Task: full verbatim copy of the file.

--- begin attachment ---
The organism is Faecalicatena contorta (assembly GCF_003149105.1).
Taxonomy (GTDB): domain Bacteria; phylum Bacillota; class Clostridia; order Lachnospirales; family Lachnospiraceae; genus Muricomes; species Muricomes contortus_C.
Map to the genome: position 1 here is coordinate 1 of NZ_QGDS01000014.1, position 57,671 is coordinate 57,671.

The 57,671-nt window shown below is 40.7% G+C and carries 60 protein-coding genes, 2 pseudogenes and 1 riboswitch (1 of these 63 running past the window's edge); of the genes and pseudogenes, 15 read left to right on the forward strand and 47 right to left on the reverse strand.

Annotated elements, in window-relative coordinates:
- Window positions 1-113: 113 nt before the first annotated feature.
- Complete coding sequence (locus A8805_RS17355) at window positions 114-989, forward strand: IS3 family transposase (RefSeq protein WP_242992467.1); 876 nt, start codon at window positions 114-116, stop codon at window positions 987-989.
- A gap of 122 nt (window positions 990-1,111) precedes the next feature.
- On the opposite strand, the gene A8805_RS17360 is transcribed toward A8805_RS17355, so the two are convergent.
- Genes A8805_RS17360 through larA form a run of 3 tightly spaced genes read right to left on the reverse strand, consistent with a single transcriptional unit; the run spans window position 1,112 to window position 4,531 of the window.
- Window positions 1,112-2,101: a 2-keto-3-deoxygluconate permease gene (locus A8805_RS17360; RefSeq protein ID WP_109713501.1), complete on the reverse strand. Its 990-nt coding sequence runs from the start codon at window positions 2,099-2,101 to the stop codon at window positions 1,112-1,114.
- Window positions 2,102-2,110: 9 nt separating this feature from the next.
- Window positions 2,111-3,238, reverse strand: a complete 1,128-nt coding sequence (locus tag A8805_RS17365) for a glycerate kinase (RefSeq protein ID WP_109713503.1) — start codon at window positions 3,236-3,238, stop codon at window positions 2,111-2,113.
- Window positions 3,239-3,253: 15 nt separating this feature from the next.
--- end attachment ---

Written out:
The organism is Faecalicatena contorta (assembly GCF_003149105.1).
Taxonomy (GTDB): domain Bacteria; phylum Bacillota; class Clostridia; order Lachnospirales; family Lachnospiraceae; genus Muricomes; species Muricomes contortus_C.
Map to the genome: position 1 here is coordinate 1 of NZ_QGDS01000014.1, position 57,671 is coordinate 57,671.

The 57,671-nt window shown below is 40.7% G+C and carries 60 protein-coding genes, 2 pseudogenes and 1 riboswitch (1 of these 63 running past the window's edge); of the genes and pseudogenes, 15 read left to right on the forward strand and 47 right to left on the reverse strand.

Annotated elements, in window-relative coordinates:
- Window positions 1-113: 113 nt before the first annotated feature.
- Complete coding sequence (locus A8805_RS17355) at window positions 114-989, forward strand: IS3 family transposase (RefSeq protein WP_242992467.1); 876 nt, start codon at window positions 114-116, stop codon at window positions 987-989.
- A gap of 122 nt (window positions 990-1,111) precedes the next feature.
- On the opposite strand, the gene A8805_RS17360 is transcribed toward A8805_RS17355, so the two are convergent.
- Genes A8805_RS17360 through larA form a run of 3 tightly spaced genes read right to left on the reverse strand, consistent with a single transcriptional unit; the run spans window position 1,112 to window position 4,531 of the window.
- Window positions 1,112-2,101: a 2-keto-3-deoxygluconate permease gene (locus A8805_RS17360; RefSeq protein ID WP_109713501.1), complete on the reverse strand. Its 990-nt coding sequence runs from the start codon at window positions 2,099-2,101 to the stop codon at window positions 1,112-1,114.
- Window positions 2,102-2,110: 9 nt separating this feature from the next.
- Window positions 2,111-3,238, reverse strand: a complete 1,128-nt coding sequence (locus tag A8805_RS17365) for a glycerate kinase (RefSeq protein ID WP_109713503.1) — start codon at window positions 3,236-3,238, stop codon at window positions 2,111-2,113.
- Window positions 3,239-3,253: 15 nt separating this feature from the next.